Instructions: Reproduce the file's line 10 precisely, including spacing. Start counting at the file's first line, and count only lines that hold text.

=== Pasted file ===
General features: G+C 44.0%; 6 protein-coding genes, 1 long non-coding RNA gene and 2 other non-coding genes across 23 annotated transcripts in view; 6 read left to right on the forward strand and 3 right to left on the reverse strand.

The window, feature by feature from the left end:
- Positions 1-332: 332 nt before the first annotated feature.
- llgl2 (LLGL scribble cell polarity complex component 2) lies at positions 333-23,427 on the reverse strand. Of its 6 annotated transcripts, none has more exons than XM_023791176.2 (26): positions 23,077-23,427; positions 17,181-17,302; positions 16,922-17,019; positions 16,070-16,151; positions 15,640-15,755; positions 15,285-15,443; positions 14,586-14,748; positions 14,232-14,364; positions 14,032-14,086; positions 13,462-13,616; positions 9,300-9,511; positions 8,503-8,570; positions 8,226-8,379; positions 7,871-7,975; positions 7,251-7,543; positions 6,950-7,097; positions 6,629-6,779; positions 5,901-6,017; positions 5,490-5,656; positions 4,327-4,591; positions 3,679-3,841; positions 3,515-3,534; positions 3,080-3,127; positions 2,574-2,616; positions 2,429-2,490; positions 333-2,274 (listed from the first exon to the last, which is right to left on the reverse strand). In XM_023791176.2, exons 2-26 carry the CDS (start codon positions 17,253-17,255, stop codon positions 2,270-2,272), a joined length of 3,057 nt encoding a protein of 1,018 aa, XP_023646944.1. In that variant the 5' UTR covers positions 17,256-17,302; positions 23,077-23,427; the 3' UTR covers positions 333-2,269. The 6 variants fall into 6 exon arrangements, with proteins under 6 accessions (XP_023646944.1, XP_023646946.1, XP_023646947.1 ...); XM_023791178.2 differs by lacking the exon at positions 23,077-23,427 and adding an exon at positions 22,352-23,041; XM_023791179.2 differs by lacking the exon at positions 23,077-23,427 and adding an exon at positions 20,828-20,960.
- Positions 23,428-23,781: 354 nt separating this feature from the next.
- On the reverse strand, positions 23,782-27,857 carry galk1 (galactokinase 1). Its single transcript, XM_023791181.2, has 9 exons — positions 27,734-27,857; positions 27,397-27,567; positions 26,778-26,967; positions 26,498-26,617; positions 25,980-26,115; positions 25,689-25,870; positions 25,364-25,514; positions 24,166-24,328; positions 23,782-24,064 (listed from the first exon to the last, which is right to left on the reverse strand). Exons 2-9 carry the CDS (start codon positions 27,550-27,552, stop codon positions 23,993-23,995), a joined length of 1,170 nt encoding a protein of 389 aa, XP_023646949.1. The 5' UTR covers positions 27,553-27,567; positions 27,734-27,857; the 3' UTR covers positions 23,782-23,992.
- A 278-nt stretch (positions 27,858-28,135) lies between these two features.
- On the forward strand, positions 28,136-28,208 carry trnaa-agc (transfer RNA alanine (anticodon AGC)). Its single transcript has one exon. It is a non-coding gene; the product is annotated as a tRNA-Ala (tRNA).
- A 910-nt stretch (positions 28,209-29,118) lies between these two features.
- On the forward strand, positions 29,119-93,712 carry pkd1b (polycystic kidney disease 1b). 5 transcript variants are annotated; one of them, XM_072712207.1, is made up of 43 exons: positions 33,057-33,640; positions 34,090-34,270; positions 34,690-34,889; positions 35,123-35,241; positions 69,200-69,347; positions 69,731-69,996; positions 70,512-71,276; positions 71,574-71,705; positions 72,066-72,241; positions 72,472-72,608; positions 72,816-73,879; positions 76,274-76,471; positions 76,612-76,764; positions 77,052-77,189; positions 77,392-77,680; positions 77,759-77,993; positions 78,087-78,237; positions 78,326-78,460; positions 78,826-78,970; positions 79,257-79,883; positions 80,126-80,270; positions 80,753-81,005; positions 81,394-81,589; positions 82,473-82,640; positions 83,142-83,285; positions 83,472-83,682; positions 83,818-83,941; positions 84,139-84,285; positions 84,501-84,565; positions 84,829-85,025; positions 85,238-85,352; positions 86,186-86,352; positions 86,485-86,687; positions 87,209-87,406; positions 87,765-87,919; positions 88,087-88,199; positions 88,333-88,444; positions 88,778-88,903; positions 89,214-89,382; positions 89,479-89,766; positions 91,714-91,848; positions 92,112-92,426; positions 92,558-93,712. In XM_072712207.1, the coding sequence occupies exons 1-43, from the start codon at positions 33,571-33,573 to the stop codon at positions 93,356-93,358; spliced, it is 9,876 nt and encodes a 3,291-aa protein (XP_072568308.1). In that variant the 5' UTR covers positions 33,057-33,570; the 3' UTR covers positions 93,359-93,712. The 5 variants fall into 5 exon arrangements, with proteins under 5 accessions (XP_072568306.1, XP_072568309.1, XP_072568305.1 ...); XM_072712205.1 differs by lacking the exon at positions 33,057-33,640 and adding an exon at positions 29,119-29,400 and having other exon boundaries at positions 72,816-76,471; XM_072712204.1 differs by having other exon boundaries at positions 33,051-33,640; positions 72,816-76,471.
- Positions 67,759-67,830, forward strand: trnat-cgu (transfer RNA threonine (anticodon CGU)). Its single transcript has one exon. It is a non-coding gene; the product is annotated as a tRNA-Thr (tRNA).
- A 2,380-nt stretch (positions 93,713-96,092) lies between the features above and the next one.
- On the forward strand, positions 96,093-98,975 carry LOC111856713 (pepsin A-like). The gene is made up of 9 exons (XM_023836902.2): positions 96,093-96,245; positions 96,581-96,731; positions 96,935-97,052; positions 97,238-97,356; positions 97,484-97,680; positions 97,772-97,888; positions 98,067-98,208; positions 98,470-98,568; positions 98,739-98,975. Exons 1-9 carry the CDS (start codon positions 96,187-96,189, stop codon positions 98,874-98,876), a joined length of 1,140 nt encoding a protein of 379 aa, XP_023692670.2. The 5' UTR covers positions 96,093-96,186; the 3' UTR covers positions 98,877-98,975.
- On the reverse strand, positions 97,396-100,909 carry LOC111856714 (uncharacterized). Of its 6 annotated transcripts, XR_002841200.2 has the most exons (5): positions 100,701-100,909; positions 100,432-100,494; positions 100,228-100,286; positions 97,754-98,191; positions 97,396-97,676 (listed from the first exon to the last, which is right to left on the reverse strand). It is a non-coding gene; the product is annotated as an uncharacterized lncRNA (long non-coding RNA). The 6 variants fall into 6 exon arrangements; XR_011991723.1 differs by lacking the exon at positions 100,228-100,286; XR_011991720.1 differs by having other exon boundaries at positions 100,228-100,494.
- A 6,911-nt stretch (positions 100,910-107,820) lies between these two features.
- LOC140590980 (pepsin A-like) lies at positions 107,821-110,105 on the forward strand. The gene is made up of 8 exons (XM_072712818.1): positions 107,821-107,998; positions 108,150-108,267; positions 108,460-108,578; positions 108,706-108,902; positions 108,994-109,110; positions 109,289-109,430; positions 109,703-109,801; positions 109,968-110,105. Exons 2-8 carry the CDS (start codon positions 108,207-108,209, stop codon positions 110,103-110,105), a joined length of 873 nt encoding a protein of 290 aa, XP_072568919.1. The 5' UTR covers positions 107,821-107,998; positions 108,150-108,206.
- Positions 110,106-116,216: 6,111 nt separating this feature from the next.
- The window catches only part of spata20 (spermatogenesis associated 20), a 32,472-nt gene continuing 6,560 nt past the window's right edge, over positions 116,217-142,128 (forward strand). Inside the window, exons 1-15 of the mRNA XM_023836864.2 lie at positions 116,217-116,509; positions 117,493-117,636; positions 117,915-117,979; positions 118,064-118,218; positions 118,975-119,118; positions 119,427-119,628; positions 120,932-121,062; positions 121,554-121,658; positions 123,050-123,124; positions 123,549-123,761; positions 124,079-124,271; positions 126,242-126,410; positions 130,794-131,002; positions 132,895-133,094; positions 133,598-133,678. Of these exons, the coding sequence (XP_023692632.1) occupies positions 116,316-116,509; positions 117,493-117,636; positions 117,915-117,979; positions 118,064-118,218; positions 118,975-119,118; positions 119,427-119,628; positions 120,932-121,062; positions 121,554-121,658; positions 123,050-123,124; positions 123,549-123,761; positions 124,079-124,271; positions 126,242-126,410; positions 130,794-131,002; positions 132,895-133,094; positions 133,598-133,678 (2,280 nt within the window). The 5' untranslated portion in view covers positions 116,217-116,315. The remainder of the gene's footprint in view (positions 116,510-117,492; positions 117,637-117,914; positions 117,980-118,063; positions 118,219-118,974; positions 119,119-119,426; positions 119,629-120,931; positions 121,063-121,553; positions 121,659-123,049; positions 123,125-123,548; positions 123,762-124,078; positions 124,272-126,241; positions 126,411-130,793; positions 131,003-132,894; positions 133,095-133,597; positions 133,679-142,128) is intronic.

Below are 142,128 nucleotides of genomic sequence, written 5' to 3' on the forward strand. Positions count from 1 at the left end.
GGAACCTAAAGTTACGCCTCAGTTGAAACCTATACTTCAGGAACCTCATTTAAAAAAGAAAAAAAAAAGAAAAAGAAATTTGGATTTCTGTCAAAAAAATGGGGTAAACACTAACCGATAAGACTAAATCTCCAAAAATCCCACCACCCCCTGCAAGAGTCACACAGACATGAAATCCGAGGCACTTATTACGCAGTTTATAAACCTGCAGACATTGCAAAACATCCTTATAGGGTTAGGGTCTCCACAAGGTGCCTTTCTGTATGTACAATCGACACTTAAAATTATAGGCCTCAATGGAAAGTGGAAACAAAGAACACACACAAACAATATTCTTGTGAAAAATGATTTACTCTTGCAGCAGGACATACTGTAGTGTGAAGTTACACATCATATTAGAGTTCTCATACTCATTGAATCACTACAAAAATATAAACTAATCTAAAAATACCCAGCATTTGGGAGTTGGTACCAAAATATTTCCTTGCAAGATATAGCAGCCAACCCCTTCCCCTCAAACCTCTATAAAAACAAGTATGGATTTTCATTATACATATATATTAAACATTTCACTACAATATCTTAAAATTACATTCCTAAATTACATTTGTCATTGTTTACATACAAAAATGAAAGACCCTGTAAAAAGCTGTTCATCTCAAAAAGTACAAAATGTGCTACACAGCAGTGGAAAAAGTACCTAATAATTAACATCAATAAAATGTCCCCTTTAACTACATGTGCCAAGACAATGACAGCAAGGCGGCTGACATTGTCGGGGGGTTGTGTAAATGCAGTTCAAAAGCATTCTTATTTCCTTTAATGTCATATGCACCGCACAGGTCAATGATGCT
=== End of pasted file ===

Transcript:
- On the forward strand, positions 29,119-93,712 carry pkd1b (polycystic kidney disease 1b). 5 transcript variants are annotated; one of them, XM_072712207.1, is made up of 43 exons: positions 33,057-33,640; positions 34,090-34,270; positions 34,690-34,889; positions 35,123-35,241; positions 69,200-69,347; positions 69,731-69,996; positions 70,512-71,276; positions 71,574-71,705; positions 72,066-72,241; positions 72,472-72,608; positions 72,816-73,879; positions 76,274-76,471; positions 76,612-76,764; positions 77,052-77,189; positions 77,392-77,680; positions 77,759-77,993; positions 78,087-78,237; positions 78,326-78,460; positions 78,826-78,970; positions 79,257-79,883; positions 80,126-80,270; positions 80,753-81,005; positions 81,394-81,589; positions 82,473-82,640; positions 83,142-83,285; positions 83,472-83,682; positions 83,818-83,941; positions 84,139-84,285; positions 84,501-84,565; positions 84,829-85,025; positions 85,238-85,352; positions 86,186-86,352; positions 86,485-86,687; positions 87,209-87,406; positions 87,765-87,919; positions 88,087-88,199; positions 88,333-88,444; positions 88,778-88,903; positions 89,214-89,382; positions 89,479-89,766; positions 91,714-91,848; positions 92,112-92,426; positions 92,558-93,712. In XM_072712207.1, the coding sequence occupies exons 1-43, from the start codon at positions 33,571-33,573 to the stop codon at positions 93,356-93,358; spliced, it is 9,876 nt and encodes a 3,291-aa protein (XP_072568308.1). In that variant the 5' UTR covers positions 33,057-33,570; the 3' UTR covers positions 93,359-93,712. The 5 variants fall into 5 exon arrangements, with proteins under 5 accessions (XP_072568306.1, XP_072568309.1, XP_072568305.1 ...); XM_072712205.1 differs by lacking the exon at positions 33,057-33,640 and adding an exon at positions 29,119-29,400 and having other exon boundaries at positions 72,816-76,471; XM_072712204.1 differs by having other exon boundaries at positions 33,051-33,640; positions 72,816-76,471.